Emory Report
December 15, 2008
Volume 61, Number 15

FY10 budget cycle

• January: Budget hearings week of Jan. 5 & 12; WAM reviews drafts of budget scenarios

• February: Tuition and fee presentation to Finance Committee and full BOT on Feb. 11 & 12 for approval; presentations to Faculty Council and Council of Deans, Feb. 17 & 18

• March: Budget finalized by WAM and reviewed with the president

• April: Budget presentations to Council of Deans, April 1; and budget operating plan reviewed and approved by Finance Committee, Academic Affairs Committee, and Executive Committee (BOT) April 8 & 9; presented to Faculty Council, April 21


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December 15
, 2008
Budget process moves forward

By Nancy Seideman

Emory leadership is moving quickly to take into account new realities brought about by the changed national economic environment: this year’s budget has been adjusted and balanced; the fiscal year 2010 (FY10) budget process is on track, albeit within a significantly lower resource outlook; and updated long-range budget projections are guiding decisions now and as the University moves forward.

According to the Ways and Means (WAM) Committee, decisions are being made based on priorities outlined by President Jim Wagner (www.emory.edu/home/news/releases/2008/10/emory-and-the-economy.html)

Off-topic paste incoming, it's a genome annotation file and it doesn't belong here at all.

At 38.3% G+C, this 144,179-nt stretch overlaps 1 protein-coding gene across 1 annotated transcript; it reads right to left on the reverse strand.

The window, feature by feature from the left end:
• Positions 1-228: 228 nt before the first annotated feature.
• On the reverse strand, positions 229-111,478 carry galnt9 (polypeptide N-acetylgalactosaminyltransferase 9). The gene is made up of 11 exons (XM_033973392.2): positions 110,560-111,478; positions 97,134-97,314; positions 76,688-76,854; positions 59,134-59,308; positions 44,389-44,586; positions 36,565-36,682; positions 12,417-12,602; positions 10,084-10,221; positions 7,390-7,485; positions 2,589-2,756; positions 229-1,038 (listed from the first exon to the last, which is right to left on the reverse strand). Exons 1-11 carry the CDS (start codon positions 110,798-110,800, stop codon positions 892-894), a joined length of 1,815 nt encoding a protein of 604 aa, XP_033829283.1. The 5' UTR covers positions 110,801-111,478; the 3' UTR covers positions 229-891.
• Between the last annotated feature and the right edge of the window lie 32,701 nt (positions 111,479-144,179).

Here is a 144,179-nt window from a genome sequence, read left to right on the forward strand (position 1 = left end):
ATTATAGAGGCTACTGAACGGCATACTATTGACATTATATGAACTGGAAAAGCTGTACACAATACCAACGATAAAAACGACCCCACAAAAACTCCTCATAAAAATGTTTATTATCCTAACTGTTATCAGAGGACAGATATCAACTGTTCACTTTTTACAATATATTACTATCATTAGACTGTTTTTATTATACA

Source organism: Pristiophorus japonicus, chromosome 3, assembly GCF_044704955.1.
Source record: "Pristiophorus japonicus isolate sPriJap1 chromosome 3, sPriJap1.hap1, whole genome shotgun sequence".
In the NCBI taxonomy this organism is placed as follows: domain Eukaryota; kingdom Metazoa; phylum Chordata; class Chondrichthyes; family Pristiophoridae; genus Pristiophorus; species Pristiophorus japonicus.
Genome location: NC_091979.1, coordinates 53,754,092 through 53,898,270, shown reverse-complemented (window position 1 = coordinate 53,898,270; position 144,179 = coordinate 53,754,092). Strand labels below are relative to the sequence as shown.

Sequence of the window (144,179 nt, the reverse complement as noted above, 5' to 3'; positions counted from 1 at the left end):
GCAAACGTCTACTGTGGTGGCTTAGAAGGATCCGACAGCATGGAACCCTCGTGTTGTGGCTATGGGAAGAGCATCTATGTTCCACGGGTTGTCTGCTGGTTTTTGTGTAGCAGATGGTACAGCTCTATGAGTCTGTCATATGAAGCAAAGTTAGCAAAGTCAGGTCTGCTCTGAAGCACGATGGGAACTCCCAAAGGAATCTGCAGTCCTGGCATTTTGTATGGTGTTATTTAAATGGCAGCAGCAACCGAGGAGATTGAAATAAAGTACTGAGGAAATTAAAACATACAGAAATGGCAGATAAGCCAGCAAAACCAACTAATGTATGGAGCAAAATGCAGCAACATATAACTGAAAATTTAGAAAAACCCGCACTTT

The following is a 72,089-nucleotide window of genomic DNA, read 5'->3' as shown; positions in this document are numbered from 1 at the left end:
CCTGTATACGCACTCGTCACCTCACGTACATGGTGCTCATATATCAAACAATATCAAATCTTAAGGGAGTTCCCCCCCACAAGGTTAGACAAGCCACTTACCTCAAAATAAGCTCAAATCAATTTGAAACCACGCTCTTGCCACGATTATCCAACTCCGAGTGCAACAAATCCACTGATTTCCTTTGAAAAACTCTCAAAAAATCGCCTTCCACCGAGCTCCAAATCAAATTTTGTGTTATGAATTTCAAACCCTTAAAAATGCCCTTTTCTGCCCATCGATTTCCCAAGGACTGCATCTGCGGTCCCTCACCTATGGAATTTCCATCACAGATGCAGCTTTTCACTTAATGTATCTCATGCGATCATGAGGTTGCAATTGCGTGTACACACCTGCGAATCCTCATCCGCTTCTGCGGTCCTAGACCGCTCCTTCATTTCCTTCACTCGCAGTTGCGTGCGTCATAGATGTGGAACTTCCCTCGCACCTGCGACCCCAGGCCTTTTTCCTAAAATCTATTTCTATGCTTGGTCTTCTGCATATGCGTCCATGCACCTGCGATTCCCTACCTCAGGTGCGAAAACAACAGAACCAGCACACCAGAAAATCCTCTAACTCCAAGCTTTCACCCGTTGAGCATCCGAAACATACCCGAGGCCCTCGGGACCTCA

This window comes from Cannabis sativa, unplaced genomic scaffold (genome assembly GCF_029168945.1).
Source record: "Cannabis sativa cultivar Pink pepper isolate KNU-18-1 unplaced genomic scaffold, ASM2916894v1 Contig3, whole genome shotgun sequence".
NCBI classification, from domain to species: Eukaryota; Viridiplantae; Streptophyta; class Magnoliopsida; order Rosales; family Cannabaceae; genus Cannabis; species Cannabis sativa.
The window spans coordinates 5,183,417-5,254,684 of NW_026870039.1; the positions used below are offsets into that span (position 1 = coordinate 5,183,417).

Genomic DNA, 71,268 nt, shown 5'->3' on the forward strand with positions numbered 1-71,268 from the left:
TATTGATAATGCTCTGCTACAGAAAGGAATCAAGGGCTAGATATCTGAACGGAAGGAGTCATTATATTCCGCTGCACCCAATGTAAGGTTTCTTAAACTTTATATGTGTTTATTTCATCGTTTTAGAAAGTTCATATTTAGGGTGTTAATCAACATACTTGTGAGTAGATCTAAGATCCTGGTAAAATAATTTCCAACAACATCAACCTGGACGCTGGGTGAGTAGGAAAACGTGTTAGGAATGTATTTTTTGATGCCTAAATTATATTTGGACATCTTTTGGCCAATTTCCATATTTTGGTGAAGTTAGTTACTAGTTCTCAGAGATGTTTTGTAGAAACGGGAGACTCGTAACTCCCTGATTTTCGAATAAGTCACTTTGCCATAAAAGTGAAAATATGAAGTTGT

with the goal of maintaining and enhancing the quality of key programs, even if it means the reduction of other programs or no growth in certain areas.

“We have entered a new era of University finances that requires a shift in how we fulfill our vision and mission,” says Provost and Executive Vice President for Academic Affairs Earl Lewis, who heads the WAM committee.

“With guidance provided by our core principles and values, and by focusing on strategic priorities, we anticipate that Emory will emerge stronger and in an even better position to realize its strategic goals,” says Lewis.

Wagner, along with Lewis and other members of the WAM committee — Executive Vice President for Finance and Administration Mike Mandl and Executive Vice President for Health Affairs Fred Sanfilippo — have communicated with the Emory community about the new economic realities in a series of meetings, letters and forums over the past few months.

In this Q&A with Emory Report, the WAM committee leaders responded to questions regarding the FY10 budget process, and outlined what the Emory community can expect as the University moves forward.